Like many artists, my first taste of acceptance came when my mom hung my coloring book pages on an avocado-colored refrigerator with plastic fruit shaped magnets. Neighbors and relatives came from miles around to see how well I colored within the lines.
I guess you could say, I've been coloring inside the lines ever since.
I graduated from Parsons School of Design as an illustration major in 1983. My first regular portrait commissions came from painting NYS Police Officers upon their retirement. My work in those early years was dedicated to creating highly detailed renderings from photographic references using acrylics and a finely sharpened pencil. I was coloring between the lines and was applauded for it. That's the kind of work that got me my first full-time job as a commercial illustrator at a daily newspaper. I learned to create accurate drawings very quickly. I would get a story in the morning and then have to create a piece of art to accompany it by the end of the day.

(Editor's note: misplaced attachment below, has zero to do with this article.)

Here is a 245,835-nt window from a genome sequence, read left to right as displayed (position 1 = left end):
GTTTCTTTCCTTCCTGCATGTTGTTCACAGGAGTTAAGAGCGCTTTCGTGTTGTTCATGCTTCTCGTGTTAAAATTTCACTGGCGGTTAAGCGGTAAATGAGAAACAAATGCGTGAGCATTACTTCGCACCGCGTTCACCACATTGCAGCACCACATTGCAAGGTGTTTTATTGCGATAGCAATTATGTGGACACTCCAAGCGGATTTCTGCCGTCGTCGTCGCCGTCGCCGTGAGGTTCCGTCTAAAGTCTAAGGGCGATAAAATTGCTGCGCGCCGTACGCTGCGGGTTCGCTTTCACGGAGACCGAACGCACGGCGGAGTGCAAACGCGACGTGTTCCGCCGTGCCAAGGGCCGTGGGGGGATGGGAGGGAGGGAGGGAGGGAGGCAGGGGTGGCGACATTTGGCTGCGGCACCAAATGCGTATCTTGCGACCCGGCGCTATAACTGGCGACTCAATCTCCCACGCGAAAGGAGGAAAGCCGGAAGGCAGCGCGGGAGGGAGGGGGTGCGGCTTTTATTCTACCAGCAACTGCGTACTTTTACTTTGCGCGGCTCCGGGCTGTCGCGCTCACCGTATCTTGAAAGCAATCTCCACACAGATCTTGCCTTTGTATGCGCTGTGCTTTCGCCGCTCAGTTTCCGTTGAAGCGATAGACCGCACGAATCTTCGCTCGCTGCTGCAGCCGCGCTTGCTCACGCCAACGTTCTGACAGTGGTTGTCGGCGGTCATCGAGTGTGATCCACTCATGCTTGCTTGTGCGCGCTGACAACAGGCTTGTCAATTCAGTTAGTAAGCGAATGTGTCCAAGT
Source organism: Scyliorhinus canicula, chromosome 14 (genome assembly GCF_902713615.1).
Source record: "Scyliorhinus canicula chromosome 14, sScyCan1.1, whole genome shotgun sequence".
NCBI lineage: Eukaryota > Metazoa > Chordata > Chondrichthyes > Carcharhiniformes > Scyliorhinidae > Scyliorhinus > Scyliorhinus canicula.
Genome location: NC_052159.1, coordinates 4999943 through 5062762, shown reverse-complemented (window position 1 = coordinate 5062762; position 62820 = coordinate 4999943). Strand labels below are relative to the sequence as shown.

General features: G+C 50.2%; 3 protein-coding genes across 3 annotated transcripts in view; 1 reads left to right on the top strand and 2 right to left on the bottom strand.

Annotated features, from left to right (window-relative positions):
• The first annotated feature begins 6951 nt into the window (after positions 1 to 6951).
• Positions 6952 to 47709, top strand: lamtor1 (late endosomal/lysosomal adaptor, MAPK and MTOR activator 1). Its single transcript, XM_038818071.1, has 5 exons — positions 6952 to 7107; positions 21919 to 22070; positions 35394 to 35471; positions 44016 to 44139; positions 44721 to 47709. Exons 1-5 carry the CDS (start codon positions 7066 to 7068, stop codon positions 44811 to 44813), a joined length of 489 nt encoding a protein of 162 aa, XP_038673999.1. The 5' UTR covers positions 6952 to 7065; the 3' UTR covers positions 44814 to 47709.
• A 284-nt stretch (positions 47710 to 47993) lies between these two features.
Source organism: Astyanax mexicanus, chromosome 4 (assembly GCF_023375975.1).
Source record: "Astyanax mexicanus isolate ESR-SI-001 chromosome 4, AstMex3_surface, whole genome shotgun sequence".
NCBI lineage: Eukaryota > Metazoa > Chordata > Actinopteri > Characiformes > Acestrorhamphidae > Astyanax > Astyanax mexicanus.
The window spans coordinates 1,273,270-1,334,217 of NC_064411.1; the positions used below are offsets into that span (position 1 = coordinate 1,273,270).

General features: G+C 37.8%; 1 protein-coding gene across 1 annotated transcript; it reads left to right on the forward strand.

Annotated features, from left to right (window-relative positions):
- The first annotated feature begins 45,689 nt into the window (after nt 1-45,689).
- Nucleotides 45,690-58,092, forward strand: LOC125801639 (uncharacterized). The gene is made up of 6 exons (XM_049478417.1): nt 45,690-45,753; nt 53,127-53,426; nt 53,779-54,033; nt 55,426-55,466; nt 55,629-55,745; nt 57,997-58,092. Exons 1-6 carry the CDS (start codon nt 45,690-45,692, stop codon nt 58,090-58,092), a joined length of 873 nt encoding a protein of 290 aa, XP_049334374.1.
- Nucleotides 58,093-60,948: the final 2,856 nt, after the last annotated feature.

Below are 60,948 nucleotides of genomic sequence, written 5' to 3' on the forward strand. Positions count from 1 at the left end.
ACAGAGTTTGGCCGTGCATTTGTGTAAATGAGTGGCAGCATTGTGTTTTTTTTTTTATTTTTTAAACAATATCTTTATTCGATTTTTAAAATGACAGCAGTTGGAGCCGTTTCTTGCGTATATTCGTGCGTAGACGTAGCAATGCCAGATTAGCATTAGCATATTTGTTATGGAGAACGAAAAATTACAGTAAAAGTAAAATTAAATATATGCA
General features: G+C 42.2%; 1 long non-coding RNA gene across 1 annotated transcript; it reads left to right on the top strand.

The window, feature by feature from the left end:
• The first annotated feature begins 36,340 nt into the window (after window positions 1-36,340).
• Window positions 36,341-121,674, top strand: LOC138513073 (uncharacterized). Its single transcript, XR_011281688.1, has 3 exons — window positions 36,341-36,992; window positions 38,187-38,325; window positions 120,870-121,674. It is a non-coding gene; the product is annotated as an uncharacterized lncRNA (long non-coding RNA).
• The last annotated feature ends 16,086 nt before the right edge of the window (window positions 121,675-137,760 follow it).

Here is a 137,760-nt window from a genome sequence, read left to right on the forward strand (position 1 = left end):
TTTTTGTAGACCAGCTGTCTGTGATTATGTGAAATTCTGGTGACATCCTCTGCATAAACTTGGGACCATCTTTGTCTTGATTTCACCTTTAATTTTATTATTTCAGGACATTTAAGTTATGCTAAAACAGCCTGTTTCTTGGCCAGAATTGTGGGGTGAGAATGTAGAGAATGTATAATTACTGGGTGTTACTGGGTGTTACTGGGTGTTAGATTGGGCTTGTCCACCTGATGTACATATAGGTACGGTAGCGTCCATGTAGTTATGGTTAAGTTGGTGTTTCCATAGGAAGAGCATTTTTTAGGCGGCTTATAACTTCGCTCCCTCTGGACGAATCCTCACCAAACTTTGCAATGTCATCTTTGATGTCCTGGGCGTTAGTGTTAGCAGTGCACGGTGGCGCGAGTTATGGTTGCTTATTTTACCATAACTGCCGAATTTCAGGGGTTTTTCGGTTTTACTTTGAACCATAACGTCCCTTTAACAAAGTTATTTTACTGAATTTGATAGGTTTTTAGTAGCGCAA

While the job was exciting and exhilarating, I was never truly inspired as an artist. I was just coloring between the lines and it was just work. Plus, the salary stunk. And, since I now had a growing family to support, I had to find a job that offered better income opportunities. I didn't know it at the time, but I wouldn't create another piece of art for nearly 15 years. Quite honestly, I didn't miss it because I never felt like an artist anyway.
Then I met Tom Buechner in Corning, NY. Tom was a highly acclaimed artist and he became my mentor. He taught me so much about art and the technical aspects of painting. "Painting is simple," he said, "All you need to do is take the perfect color, put it in the perfect place with the perfect stroke and you have a great painting." I've been trying to do that ever since.
However, I couldn't shake my dependence upon detail. I was over rendering everything. Even though I had a new found passion for art, it was definitely a love/hate relationship.
I decided to apply myself to my art. I sought out artists whose work inspired me and learned from them. I experimented with various techniques and mediums. I painted with my left hand. I did small paintings with a large brush. I drew with my eyes closed. I used a limited color palette. I tried everything I could think of to loosen up. It worked.
Now, for the first time in my life, I feel like I can call myself an artist. Instead of rendering the life out my subjects, I attempt to capture the spirit and soul of whatever I paint.
After decades of soul searching, I did what I thought I could never do...I created my first abstract painting! Finally, at age 60, I am coloring OUTSIDE the lines. My artistic life has come full circle.